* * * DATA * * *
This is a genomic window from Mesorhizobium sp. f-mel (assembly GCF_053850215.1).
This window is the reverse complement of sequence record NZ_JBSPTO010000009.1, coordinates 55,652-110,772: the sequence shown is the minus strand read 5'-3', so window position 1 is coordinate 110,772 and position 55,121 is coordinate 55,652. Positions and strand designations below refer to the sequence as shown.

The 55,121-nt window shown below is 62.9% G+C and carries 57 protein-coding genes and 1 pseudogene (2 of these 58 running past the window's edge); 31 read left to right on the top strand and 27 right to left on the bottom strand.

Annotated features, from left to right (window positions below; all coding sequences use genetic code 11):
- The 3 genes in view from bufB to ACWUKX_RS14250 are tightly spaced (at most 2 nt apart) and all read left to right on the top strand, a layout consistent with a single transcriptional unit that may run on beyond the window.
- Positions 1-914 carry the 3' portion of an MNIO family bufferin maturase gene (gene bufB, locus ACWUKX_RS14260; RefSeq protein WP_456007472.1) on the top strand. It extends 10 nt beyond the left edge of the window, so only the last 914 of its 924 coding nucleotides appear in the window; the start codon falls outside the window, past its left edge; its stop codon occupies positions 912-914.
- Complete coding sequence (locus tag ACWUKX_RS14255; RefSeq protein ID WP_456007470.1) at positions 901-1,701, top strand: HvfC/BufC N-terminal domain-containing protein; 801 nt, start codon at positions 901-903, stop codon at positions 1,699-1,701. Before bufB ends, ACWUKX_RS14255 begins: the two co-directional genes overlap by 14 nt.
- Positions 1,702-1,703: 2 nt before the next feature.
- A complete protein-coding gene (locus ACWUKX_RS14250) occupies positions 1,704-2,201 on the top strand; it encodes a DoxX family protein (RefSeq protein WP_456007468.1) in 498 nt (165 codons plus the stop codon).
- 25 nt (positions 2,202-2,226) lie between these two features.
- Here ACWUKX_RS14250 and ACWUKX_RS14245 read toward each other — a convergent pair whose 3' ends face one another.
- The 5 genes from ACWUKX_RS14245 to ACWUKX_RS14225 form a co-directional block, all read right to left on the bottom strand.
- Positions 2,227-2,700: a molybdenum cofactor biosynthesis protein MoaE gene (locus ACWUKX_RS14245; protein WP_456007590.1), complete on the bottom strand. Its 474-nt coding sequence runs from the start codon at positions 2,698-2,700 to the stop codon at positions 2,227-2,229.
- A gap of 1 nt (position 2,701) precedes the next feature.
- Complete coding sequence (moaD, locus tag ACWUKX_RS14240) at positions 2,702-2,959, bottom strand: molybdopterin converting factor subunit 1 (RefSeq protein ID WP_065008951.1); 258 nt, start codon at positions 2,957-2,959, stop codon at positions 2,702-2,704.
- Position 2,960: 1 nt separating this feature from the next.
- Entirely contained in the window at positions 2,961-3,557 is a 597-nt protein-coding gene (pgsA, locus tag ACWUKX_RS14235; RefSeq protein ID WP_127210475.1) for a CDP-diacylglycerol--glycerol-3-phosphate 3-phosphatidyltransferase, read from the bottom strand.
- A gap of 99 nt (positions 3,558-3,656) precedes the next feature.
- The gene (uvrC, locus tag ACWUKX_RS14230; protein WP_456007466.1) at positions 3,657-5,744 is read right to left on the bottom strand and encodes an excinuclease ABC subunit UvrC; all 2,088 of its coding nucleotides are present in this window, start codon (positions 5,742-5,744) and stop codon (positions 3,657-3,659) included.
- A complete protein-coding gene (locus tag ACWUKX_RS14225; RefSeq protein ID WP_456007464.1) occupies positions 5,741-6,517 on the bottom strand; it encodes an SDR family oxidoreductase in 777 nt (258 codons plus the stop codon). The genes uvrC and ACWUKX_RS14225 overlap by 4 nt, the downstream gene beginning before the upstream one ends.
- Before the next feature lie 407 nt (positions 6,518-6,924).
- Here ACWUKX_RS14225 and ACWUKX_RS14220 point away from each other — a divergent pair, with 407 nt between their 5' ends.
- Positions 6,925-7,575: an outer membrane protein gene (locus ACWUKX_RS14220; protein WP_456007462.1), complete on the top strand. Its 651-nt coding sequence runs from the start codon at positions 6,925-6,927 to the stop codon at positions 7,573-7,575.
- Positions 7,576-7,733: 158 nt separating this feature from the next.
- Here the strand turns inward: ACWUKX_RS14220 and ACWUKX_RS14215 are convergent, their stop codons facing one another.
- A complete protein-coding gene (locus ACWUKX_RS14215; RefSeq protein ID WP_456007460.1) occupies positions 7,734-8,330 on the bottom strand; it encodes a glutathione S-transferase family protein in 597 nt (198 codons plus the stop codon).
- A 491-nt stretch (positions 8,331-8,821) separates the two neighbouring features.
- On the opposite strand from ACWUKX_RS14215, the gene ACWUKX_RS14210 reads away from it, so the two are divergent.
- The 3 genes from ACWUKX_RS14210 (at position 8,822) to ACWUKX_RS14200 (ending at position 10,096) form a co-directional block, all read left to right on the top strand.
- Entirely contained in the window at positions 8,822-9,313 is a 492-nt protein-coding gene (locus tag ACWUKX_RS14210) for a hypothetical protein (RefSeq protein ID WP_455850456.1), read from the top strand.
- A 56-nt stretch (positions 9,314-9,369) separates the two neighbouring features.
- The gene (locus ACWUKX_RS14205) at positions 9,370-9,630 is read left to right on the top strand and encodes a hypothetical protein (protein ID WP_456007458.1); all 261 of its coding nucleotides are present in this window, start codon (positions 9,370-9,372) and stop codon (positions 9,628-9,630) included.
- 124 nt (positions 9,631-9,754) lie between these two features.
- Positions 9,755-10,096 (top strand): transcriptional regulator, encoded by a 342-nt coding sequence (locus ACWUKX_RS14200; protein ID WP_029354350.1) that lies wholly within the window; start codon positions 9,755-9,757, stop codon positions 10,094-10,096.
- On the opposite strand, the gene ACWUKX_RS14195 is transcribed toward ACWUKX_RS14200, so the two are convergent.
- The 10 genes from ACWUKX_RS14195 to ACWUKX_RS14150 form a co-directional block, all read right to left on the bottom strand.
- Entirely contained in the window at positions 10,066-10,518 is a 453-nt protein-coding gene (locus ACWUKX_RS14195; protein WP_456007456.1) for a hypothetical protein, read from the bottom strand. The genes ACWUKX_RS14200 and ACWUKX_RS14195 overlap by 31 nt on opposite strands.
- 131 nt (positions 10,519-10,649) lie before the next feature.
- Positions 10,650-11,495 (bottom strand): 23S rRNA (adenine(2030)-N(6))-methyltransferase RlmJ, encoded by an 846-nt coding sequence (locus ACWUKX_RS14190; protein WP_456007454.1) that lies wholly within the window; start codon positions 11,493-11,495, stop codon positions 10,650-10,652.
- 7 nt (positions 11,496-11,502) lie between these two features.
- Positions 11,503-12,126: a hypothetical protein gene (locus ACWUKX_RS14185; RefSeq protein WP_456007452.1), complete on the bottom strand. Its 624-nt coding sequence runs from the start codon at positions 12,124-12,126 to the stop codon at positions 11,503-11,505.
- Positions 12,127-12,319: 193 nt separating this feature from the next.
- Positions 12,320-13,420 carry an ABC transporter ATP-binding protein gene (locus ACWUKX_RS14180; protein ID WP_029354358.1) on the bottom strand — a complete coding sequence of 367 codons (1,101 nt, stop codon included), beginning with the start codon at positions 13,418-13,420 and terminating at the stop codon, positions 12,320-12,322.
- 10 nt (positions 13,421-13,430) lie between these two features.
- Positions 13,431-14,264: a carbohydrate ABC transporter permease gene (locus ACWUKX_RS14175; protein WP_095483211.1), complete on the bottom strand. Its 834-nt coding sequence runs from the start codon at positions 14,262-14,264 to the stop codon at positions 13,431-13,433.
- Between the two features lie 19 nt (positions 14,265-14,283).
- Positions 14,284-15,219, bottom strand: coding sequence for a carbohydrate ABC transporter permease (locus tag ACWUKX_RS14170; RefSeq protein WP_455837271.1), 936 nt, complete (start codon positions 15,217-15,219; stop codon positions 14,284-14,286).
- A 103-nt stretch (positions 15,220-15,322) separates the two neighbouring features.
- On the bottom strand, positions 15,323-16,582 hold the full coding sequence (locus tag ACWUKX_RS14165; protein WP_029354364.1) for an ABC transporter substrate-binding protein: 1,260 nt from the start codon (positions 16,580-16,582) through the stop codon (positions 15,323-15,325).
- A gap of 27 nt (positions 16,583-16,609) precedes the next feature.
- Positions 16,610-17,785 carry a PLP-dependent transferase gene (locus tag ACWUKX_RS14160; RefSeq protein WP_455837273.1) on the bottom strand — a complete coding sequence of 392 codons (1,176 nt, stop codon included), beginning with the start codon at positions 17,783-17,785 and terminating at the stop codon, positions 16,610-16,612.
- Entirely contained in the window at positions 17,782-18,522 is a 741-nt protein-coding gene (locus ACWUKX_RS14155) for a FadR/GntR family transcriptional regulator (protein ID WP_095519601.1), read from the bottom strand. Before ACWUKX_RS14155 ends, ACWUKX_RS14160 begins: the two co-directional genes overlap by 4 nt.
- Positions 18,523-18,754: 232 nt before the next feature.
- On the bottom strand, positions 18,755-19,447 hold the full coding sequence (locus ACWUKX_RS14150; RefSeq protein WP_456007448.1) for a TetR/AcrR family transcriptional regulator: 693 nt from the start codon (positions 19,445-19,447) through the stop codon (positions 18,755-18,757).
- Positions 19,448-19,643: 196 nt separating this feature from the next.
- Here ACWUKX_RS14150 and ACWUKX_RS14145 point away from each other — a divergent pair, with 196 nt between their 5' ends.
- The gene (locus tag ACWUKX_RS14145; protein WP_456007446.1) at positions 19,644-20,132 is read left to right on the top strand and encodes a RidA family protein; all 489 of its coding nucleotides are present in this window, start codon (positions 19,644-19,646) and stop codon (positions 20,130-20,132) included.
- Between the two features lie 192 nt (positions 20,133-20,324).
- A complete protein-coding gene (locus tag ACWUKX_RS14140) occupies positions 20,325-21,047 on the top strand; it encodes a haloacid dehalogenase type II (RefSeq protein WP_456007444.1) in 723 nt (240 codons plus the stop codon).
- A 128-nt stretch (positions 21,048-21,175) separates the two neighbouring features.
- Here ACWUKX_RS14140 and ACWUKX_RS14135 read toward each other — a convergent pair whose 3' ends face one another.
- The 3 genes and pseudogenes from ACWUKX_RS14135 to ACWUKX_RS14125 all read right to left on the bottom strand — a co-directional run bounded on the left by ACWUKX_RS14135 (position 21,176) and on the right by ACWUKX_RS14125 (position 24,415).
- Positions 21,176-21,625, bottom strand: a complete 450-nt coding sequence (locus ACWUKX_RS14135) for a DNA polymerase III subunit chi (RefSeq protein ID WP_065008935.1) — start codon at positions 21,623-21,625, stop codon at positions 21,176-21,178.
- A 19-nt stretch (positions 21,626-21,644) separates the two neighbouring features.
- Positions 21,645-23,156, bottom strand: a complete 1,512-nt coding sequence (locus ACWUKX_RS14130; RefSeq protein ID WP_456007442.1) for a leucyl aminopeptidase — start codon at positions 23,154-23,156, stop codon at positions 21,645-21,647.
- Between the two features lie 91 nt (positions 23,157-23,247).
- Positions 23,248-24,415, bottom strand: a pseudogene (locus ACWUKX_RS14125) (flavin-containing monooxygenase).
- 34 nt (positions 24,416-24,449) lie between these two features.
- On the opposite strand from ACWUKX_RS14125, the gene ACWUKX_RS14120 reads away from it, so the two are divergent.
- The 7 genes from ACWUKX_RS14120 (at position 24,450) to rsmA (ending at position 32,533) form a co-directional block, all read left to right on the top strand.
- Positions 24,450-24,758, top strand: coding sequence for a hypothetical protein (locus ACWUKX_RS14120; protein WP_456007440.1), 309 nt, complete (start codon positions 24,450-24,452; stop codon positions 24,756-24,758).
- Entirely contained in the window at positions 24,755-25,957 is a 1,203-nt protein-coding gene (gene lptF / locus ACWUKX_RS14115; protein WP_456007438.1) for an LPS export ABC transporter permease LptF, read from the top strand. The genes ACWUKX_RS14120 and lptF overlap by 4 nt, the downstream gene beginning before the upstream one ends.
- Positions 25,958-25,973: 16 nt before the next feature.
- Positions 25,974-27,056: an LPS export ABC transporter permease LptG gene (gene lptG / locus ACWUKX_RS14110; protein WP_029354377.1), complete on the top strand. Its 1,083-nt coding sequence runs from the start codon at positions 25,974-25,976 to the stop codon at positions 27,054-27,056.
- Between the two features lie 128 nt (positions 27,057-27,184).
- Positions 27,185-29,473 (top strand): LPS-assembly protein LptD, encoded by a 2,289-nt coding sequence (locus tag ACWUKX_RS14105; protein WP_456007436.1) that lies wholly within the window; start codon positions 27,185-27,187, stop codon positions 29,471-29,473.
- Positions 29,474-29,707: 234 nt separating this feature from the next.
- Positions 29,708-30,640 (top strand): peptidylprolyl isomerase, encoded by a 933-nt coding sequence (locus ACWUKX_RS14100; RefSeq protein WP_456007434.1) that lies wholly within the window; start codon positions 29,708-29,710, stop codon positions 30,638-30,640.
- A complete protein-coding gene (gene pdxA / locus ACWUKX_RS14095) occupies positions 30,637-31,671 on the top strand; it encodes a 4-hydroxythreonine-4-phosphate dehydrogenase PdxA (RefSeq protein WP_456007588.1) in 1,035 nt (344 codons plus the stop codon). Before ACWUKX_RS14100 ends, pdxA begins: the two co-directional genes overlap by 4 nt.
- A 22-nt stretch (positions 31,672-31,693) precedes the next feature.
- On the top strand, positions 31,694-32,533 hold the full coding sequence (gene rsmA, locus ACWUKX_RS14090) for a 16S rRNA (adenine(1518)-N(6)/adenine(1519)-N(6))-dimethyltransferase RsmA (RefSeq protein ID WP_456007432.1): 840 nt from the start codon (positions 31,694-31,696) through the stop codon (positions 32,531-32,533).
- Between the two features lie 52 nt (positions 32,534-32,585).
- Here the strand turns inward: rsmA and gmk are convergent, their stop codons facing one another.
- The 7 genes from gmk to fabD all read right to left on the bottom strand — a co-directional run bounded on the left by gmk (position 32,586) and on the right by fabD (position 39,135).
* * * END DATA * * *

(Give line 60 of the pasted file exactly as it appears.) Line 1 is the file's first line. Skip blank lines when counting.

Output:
- A 128-nt stretch (positions 21,048-21,175) separates the two neighbouring features.